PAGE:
Liked by 3 people

  17. I don’t mind an occasional cliffhanger, if the next book in the series is ready to go. However, I hate endings that leave me wanting with no resolution is in sight. I have read a few authors who lead me to one conclusion and do a crazy twist ending that you would never expect or that didn’t followed the plot clues which they dropped. That drives me crazy.

    Liked by 3 people

  18. I have read endings where the author and the readers sharply disagreed. I’m thinking about a specific trilogy in which the protagonist was killed off. The author wrote an article for the media explaining why. But many fans were completely dissatisfied, because they didn’t feel the author ended the trilogy in a way that made sense. I won’t name the series since I gave a major spoiler.

    Satisfying endings are what cause readers to turn into fans. Though The Lord of the Rings ended in tragedy for some and hope for others, I appreciated the ending because Tolkien took a whole book to end the story well. I greatly prefer an ending that an author has taken time over. A good ending takes time though. So many authors are pressured by demanding publishing schedules to churn out books in a matter of months. So perhaps that is part of the issue of unsatisfying endings. But as a reader, I like some sort of closure and hopefully some foreshadowing that justifies even an unpleasant ending..

    Liked by 3 people

  19. Then there is the “Ran Out of Gas” ending, when the book or story just peters out because the writer was tired of it and wanted it to be done. The book ending that actually enraged me was the story of a young woman who pretends to be a man to fight in the Civil while her husband stays on the farm. Throughout the book, their relationship is suggested to be troubled, which led, in part, to the wife’s enlisting in the Army. Chapers and chapters of suggestion and foreshadowing building up to a big finish when we find out what’s going on with these two people. Then I get to the last page, when nothing is revealed or resolved. The wife returns to the farm, hides in the hayloft from marauding Union soldiers, and shoots the husband in the face when he climbs the ladder.

    Liked by 4 people

  20. I hate when this happens, John! And lately, it seems to happen a lot with traditionally published books, ugh 😑. Stephen King is an author I won’t buy anymore. He used to be an auto-buy writer. His newest book is getting appalling reviews for falling down after the first third to half of the story.

    This is one reason I’m not a fan of series fiction. I much prefer series books that can stand on their own while being part of an overall story. I don’t mind a cliffhanger if it’s because something new has been thrown in after the questions in the current book have been answered and plot threads resolved.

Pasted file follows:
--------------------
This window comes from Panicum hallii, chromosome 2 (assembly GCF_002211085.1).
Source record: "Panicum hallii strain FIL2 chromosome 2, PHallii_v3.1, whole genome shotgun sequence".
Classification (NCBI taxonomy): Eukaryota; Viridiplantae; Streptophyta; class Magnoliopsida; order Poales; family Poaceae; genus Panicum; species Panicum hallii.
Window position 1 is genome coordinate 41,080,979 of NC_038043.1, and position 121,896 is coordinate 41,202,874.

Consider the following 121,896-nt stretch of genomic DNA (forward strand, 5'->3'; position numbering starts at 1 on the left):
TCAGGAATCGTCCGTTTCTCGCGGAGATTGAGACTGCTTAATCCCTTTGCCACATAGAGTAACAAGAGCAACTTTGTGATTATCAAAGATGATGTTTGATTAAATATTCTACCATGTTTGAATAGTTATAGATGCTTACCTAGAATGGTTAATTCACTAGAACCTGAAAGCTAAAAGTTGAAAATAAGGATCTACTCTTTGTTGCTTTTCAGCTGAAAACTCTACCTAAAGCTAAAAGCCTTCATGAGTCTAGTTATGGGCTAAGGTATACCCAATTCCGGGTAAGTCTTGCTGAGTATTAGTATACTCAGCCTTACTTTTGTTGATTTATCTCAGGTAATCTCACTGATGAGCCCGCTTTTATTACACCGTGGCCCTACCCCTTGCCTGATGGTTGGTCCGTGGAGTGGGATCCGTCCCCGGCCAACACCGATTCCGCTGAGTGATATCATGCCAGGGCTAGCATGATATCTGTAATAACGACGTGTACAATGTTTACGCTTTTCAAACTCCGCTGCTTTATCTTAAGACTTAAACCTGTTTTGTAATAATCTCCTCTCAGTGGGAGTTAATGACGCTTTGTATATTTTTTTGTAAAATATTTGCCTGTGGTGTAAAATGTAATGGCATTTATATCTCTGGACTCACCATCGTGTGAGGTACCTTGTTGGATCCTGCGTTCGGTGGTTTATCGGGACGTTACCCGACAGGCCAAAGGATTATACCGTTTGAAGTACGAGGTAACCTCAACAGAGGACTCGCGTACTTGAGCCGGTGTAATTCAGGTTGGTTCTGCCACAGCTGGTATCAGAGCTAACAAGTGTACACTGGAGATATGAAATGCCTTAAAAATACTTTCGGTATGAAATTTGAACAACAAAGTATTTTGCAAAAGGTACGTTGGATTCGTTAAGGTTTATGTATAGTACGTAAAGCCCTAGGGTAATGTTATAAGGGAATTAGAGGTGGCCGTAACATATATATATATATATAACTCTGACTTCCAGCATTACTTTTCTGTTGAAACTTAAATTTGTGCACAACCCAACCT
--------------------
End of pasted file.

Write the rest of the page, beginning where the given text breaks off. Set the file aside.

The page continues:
Great post. Thanks for sharing! 💕🙂

    Liked by 3 people

  21. I’m with Robbie. A series where the story comes to a conclusion but has a follow up with the same characters is fine – there’s that satisfaction at the ending actually ‘ending’. What I really hate is when there’s no indication that the book I’m reading isn’t going to end unless I read all of those in the series (that hasn’t been written yet…). Craig’s books are great because each one deals with a situation that is resolved by the end and is enhanced by the familiarity and development of the characters. Happy venting!

    Liked by 7 people

  22. These types of endings are one reason I don’t care for serial fiction. I agree with Robbie – each book of a series to have a satisfactory ending, and that can be read as a stand-alone novel.

    Then there are those authors who try to go for the “shock factor” and fail miserably.

    Liked by 5 people

  23. Pingback: Friday JohnKu – AKA – TGIF – Fri-Yay/Good News | Fiction Favorites

  24. One of my books had early reviews indicating readers were disappointed by the ending. I listened because they rated 4 or 5 stars, so they must have enjoyed most of it. I tried a tweak, and it made ME dissatisfied. I rewrote the whole of that aspect of the story and the book was better for it.

    On a reading level, those sort of endings simply mean I don’t read more of the author’s work. I don’t mind being interested enough to look out for a sequel, but I hate cliff-hangers. I agree with Robert about Mae’s books, and Jan’s Darlina and Luke series can be read as standalones. I know – I accidentality read 3 before 2. 🙂

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  25. Pingback: Why Do Some Author’s Insist on Writing a Lousy Ending? | Legends of Windemere

  26. I agree with Robbie. Stephen King has let me down more than once with his endings. I honestly don’t mind an ambiguous ending if it makes me think. In some ways, I find that more satisfying than being preached to. But I’m not a fan of cliffhangers that are obviously cash-grabs looking for subsequent sales.

    Liked by 7 people

  27. HI John, I do know what you mean about poor endings. I can’t think of a book that has a completely terrible ending that I’ve read but I do sometimes DNF books. I was disappointed by the ending of Stephen King’s IT. A giant spider … come on! Surely he could have done better than that. Such a let down after such a brilliant lead up. I don’t often read series because I don’t like cliff hanger endings like you have mentioned. I prefer series like Mae’s where each story is complete in itself even though it is part of a series.